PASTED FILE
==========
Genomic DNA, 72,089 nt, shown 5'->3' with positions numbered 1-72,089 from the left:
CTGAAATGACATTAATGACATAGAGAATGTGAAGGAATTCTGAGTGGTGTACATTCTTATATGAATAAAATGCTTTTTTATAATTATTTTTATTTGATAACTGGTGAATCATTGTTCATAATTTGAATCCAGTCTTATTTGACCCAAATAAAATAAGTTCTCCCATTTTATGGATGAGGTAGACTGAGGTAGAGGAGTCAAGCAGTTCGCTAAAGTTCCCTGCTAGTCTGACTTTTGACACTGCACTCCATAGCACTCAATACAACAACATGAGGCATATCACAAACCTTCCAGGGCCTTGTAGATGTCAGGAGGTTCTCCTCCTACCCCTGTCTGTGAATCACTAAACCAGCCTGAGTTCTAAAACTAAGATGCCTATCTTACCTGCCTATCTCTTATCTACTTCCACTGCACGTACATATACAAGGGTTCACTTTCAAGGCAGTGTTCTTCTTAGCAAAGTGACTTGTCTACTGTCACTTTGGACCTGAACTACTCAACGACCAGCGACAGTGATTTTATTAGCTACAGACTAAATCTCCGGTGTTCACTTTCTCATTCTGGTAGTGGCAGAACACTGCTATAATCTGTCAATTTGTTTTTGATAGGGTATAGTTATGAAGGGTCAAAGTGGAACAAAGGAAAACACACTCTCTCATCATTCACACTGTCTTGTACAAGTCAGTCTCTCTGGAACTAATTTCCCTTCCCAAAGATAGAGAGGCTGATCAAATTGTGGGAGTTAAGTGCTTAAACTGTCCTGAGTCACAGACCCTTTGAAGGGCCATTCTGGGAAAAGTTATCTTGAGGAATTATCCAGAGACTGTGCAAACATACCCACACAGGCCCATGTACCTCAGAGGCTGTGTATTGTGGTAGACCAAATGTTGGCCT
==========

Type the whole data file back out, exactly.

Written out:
Genomic DNA, 72,089 nt, shown 5'->3' with positions numbered 1-72,089 from the left:
CTGAAATGACATTAATGACATAGAGAATGTGAAGGAATTCTGAGTGGTGTACATTCTTATATGAATAAAATGCTTTTTTATAATTATTTTTATTTGATAACTGGTGAATCATTGTTCATAATTTGAATCCAGTCTTATTTGACCCAAATAAAATAAGTTCTCCCATTTTATGGATGAGGTAGACTGAGGTAGAGGAGTCAAGCAGTTCGCTAAAGTTCCCTGCTAGTCTGACTTTTGACACTGCACTCCATAGCACTCAATACAACAACATGAGGCATATCACAAACCTTCCAGGGCCTTGTAGATGTCAGGAGGTTCTCCTCCTACCCCTGTCTGTGAATCACTAAACCAGCCTGAGTTCTAAAACTAAGATGCCTATCTTACCTGCCTATCTCTTATCTACTTCCACTGCACGTACATATACAAGGGTTCACTTTCAAGGCAGTGTTCTTCTTAGCAAAGTGACTTGTCTACTGTCACTTTGGACCTGAACTACTCAACGACCAGCGACAGTGATTTTATTAGCTACAGACTAAATCTCCGGTGTTCACTTTCTCATTCTGGTAGTGGCAGAACACTGCTATAATCTGTCAATTTGTTTTTGATAGGGTATAGTTATGAAGGGTCAAAGTGGAACAAAGGAAAACACACTCTCTCATCATTCACACTGTCTTGTACAAGTCAGTCTCTCTGGAACTAATTTCCCTTCCCAAAGATAGAGAGGCTGATCAAATTGTGGGAGTTAAGTGCTTAAACTGTCCTGAGTCACAGACCCTTTGAAGGGCCATTCTGGGAAAAGTTATCTTGAGGAATTATCCAGAGACTGTGCAAACATACCCACACAGGCCCATGTACCTCAGAGGCTGTGTATTGTGGTAGACCAAATGTTGGCCT